Creative, Artful Drama – All is not political adversality. In a second dimension, I have portrayed Jesus-followers as countering spectacles of domination used by repressive regimes with a lifting-up of peoples’ creativity in the arts – whether crafted at work, in the home, the street, market-places, or marching in more public performance, upon sites of repressive regimes. I interpret the memory of Jesus in relation to people’s arful expression. Jesus is remembered as story-teller, one who used parables and vignettes, and also “street theater,” as when symbolically riding a donkey along the Roman generals’ usual entryway into Jerusalem. Moreover, even the mode in which Jesus’ death on the cross was re-membered, rendered it a powerful spectacle, one in which Jesus’ brutal ending contrasted dramatically with the imaginative and transgressive justice and love he had shown before his execution (an extra-judicial execution, a para-legal lynching). This stark contrast between his innocence and the brutality of his torture and crucifixion as eccentric rebel/criminal, had the effect of heightening the significance of the cross all the more. This dramatic contrast etched Jesus’ death deeply into the memories and life-ways of later followers. They were thus led to take the cross as programmatic for their own lives. Much of later Christianity, which compromised with imperial policy and position, would down-play Jesus’ ignominious and shameful end, and preach instead a message about Jesus as a God/Man enacting a willful and heroic sacrifice on the cross to effect a divine plan of salvation. But the poor among crucified peoples everywhere identified with the shame and the pain rendered in the cross, and were inspired to stand firm in the liberating messages of adversarial politics – of radically inclusive love and prophetic justice. (For an example of how repressed peoples “talk back to” and yet find meaning in the figure of the crucified Jesus, see a death row prisoner’s own poem, “Rufus, the Slave.”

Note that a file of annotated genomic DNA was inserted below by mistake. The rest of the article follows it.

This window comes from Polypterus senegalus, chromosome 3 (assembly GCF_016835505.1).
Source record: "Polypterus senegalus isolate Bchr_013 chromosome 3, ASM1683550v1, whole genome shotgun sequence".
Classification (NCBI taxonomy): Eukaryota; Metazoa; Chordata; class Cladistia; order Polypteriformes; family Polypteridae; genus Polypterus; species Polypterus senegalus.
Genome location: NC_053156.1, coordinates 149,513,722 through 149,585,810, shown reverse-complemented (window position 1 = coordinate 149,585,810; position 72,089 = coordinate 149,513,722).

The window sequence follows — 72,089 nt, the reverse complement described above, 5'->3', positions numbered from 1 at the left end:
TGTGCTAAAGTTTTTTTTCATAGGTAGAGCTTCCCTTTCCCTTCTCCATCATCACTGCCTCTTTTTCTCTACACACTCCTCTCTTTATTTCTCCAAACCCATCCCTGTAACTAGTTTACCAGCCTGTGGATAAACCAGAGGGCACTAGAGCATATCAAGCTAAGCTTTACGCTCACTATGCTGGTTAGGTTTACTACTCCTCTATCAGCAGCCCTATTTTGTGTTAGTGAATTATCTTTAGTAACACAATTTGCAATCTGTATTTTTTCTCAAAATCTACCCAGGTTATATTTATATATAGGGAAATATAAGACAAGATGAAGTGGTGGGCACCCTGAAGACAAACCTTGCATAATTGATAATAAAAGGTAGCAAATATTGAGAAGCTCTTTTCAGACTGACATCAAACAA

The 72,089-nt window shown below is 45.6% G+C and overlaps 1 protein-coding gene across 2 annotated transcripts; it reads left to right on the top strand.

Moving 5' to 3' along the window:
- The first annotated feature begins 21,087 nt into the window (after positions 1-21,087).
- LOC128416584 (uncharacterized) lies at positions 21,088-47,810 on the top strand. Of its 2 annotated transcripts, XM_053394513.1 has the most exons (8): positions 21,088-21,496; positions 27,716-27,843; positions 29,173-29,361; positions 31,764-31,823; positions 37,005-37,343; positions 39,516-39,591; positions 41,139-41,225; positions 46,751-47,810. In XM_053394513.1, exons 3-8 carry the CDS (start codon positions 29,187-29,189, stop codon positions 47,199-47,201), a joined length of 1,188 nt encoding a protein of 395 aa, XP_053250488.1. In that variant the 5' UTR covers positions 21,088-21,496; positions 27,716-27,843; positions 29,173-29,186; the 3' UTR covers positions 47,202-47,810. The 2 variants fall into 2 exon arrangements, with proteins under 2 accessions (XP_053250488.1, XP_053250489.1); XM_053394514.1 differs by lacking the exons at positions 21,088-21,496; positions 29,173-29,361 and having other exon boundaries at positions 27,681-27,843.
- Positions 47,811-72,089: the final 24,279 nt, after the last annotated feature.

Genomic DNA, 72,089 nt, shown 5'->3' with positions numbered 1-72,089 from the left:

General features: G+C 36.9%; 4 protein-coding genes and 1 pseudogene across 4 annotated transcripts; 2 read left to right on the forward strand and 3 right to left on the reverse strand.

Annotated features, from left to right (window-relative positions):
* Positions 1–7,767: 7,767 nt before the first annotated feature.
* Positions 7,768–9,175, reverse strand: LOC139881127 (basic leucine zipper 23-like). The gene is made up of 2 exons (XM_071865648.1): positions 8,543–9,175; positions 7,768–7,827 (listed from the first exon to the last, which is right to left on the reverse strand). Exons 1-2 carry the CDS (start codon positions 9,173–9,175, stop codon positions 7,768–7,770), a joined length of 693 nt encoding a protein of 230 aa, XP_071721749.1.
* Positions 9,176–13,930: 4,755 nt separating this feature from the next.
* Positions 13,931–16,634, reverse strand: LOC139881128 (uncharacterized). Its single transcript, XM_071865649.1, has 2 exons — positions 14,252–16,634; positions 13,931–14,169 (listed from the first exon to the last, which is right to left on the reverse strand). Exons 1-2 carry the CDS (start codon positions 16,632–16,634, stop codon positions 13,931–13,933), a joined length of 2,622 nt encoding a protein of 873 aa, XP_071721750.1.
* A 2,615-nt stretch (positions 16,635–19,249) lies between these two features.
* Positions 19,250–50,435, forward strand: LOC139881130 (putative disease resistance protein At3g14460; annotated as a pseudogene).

Thus, Jesus’ execution, which was meant by authorities to spread imperial terror and discourage any resistance, had an alternative impact: it enabled the would-be freightened subjects to “steal the show,” to take the spectacle of the cross and make it a memory for resisting empire rather than bowing to it. Creative, artful drama of many sorts can work to “steal the show” that regimes of power often promote to reinforce their sovereign rule with their aesthetic regimes.

Building Peoples Movements – In a final dimension of the way of the cross, I fuse the adversarial politics and the creative artful drama discussed above, with a call to build social movements to promote liberating spirit and revolutionary vision. Jesus-followers are moved to live in ways that transgress imperial regimes of all sorts, especially when such regimes try to quell the radical practice of justice and love for all. In such contexts, Jesus-followers take-on the labor of movement building. Jesus’s own practices of living and relating can be seen as exhibiting an imaginative (re)creating of community, the “kin(g)dom (Greek, Basileia) of God.” I  construe Jesus-followers’ courage and social actions, which sprung up afte and in spite of the Imperium’s attempt to make an intimidating example of Jesus on the cross – as pointing to a power in life that can inspire people to a boldness, a daring and dogged everyday perseverance in practicing Jesus’ values of love and justice. The boldness extends to their daring this justice and love in spite of (” in the face of”) the death-dealing and earth-despoiling, and torture-inflicting powers of official regimes – whether these be of Rome’s Imperium, of the United States Pax Americana, or any other regime of power.